Brexit News for Tuesday 14 November

Brexit News for Tuesday 14 November
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MPs to begin detailed scrutiny of EU Withdrawal bill today…

MPs are to begin their line by line scrutiny of the EU Withdrawal Bill, the central piece of Brexit legislation. Hundreds of amendments have been put forward by MPs who want changes to the bill before it becomes law. On Monday, Brexit Secretary David Davis said MPs would be given a take-it-or leave-it vote on the final deal before the UK leaves the European Union. MPs would be able to debate and vote on any agreement negotiated with the EU by the government. But Mr Davis said the UK would still leave the EU on 29 March 2019, whether MPs backed or rejected the deal. The Brexit date will be enshrined in law as part of the bill – in a move announced by Prime Minister Theresa May last Friday. – BBC

… as David Davis announces Parliament will get a vote on the Withdrawal Agreement…

Parliament will be given a “take it or leave it” vote on Brexit after ministers agreed to enshrine the deal in law in a significant government concession. David Davis, the Brexit Secretary, announced that MPs and peers will be given a binding vote on the final deal with Brussels. However the climbdown has prompted fears that pro-EU MPs will attempt to frustrate Brexit by tabling amendments in the hope of delaying or even postponing Britain’s departure. Mr Davis warned MPs that Britain will leave the EU without a deal in March 2019 if they vote down the Government’s final agreement with Brussels. The Brexit Secretary told the Commons the new law, which will cover areas such as citizens’ rights, the so-called divorce bill and a transition period, will provide “certainty and clarity” as Britain leaves the EU. – Telegraph (£)

  • Parliament to get binding vote on final Brexit deal – BBC
  • Davis reportedly ‘angry at interference by Michael Gove and Boris Johnson’ – The Times (£)

…but Parliament will not be able to reverse Brexit

The prominent Brexiter Owen Paterson asked Davis for reassurance that the UK would leave the EU on 29 March 2019 even if parliament rejected the final deal in the debate on the proposed bill. The Brexit secretary replied: “Yes.” Davis also repeatedly made clear to MPs that politicians would not be able to slow or reverse the Brexit process simply by amending the proposed bill. Brexit-supporting MPs, including Suella Fernandes – chair of the Tories’ European Research Group, had asked for assurances the bill could not used to undo the process. – Guardian

  • Tory rebels will have to bring down the government if they want to stop Brexit – Iain Martin for Reaction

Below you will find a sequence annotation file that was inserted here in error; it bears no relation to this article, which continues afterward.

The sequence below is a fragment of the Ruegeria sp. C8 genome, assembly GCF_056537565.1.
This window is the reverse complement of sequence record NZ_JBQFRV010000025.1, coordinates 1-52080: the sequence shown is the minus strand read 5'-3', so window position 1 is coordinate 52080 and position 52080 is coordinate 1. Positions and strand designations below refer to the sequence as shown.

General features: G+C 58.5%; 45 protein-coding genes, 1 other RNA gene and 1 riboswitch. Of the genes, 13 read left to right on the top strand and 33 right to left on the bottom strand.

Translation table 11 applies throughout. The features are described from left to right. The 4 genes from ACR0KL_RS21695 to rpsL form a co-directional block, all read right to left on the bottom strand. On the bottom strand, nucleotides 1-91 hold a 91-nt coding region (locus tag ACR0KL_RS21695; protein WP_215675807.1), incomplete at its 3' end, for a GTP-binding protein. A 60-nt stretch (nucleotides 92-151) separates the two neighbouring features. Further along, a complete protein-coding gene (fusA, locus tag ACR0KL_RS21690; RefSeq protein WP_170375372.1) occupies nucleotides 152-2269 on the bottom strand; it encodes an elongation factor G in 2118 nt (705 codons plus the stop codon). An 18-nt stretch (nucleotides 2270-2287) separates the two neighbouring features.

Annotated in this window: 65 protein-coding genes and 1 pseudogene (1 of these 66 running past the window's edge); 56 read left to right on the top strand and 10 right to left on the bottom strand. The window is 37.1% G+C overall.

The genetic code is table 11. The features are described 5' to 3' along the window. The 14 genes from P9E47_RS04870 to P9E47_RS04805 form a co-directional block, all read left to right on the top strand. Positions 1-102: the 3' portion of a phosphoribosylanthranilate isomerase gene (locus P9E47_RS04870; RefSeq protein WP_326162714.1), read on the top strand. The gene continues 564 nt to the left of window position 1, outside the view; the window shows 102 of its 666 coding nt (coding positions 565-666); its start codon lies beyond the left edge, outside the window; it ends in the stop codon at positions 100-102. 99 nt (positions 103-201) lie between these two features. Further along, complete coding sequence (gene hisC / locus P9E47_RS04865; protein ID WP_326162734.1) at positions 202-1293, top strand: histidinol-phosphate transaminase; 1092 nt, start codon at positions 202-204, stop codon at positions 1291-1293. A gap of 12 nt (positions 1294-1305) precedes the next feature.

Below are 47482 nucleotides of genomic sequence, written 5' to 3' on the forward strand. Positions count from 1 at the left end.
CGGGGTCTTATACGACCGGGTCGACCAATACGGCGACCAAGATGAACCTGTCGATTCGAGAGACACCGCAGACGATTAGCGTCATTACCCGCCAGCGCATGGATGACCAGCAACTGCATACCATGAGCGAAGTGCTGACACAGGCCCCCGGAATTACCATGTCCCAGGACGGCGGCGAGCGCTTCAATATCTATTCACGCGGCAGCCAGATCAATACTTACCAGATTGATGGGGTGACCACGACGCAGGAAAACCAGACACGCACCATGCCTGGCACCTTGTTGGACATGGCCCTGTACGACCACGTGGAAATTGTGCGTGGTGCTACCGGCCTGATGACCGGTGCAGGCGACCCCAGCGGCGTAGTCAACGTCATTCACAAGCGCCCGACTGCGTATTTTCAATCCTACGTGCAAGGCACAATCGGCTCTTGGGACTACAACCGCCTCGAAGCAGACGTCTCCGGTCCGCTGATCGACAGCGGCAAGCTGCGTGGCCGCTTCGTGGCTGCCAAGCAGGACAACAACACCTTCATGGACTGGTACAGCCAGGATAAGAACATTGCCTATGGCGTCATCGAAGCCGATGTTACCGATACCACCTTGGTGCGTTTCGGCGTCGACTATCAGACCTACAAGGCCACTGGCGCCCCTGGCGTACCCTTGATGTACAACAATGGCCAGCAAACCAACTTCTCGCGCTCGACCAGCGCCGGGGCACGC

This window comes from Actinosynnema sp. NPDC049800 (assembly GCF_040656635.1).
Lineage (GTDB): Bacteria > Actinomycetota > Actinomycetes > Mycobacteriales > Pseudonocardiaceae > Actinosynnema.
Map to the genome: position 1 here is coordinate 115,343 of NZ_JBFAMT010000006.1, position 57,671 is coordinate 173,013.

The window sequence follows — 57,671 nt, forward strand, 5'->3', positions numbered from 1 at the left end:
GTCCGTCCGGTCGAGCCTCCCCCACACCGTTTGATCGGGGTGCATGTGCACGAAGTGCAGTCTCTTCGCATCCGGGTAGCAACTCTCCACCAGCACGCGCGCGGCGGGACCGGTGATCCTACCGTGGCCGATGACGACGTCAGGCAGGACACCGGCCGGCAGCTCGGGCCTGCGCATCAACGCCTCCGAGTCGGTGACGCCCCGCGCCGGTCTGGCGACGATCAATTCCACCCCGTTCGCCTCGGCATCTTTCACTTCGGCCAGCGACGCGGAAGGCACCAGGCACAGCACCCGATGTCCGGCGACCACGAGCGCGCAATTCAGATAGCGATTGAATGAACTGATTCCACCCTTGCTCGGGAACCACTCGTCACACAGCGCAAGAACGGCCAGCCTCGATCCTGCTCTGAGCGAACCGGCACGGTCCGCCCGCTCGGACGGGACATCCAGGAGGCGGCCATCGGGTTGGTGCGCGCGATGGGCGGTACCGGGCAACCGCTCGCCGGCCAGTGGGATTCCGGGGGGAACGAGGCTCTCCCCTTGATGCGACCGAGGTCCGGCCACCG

EU business leaders press Theresa May for Brexit deal…

European and UK business leaders have told Prime Minister Theresa May of their Brexit concerns. At a meeting in Downing Street on Monday, representatives from groups including the CBI and BusinessEurope pressed for a transitional deal that preserves the status quo after Brexit. The CBI chief, Carolyn Fairbairn, said all those at the meeting reiterated the damage “no deal” would do to trade. A German lobby group also warned that no deal would cost their economy dear. The head of the German chambers of commerce, Martin Wansleben, told a newspaper the car industry alone would face annual tariffs of more than €2bn if trade between the UK and the EU falls under World Trade Organisation rules. – BBC

…as the PM tells business the EU is keeping her in the dark

Theresa May told a private meeting of business leaders that she still has no idea what European leaders expected her to offer in order to move the talks on to trade and transition at next month’s European summit. She also warned the group that she would not waste “political capital” at home by making concessions — on issues such as a financial settlement, the rights of EU citizens living in the UK and the future of the Irish border — which could be rejected at the eleventh hour as not good enough. That would risk weakening the prime minister’s authority at home further. Mrs May is understood to have called on the groups, representing businesses in countries including France, Germany, Italy and the Netherlands, to do more to lobby their own governments to move the talks on. – The Times (£)

23 EU states sign up to permanent military co-operation plan…

Most of the European Union’s member states have signed up to a plan for closer defence co-operation. The UK and Republic of Ireland are among five states not participating. The other 23 are now committed to the permanent structured military co-operation (“Pesco”) plan to boost their defence budgets and joint capabilities. EU forces have gone to some hotspots, including the Central African Republic and Kosovo. But in some cases they have been short of funding and equipment. Under Pesco, each country has to provide a plan for national contributions. The participants will be backed by a European Defence Fund that should be worth €5bn (£4.5bn; $5.8bn) annually after 2020. The money will be used for weapons research and equipment purchases. – BBC

…as Defence Minister reaffirms UK commitment to European security

Defence Minister, Lord Howe, met counterparts at the European Foreign Affairs Council in Brussels today. He reaffirmed the UK’s commitment to European security and highlighted the role we play as a global foreign policy and security actor. Lord Howe, said: “We are leaving the European Union but not Europe, and regional security remains top of our agenda in the face of increased Russian assertiveness. With challenges to our common security becoming more serious, our response must be to work together more closely.” Lord Howe discussed the important role the UK plays in European security matters as we prepare to exit the European Union, and highlighted our commitment to the region as a leading member of NATO in a session attended by NATO Secretary General, Jens Stoltenberg. – Foreign Office

UK can expect £135bn windfall after Brexit, say Economists for Free Trade

The Government can look forward to a post-Brexit windfall worth £135 billion after the UK leaves the European Union, a new report is claiming. The Economists for Free Trade (EFT) group says Brexit will be “overwhelmingly positive” for the British economy provided the Government adopts the right policies. The findings are sharply at odds with most mainstream economists who have warned the UK faces lower growth and more pressure on the public finances as a result of the vote to leave. But at the report’s launch on Tuesday, the pro-Brexit Tory MP Jacob Rees-Mogg will say official forecasts are based on “false assumptions” of the Treasury and that the outlook for the public finances is “much better” than the Office for Budget Responsibility (OBR) is predicting. – PA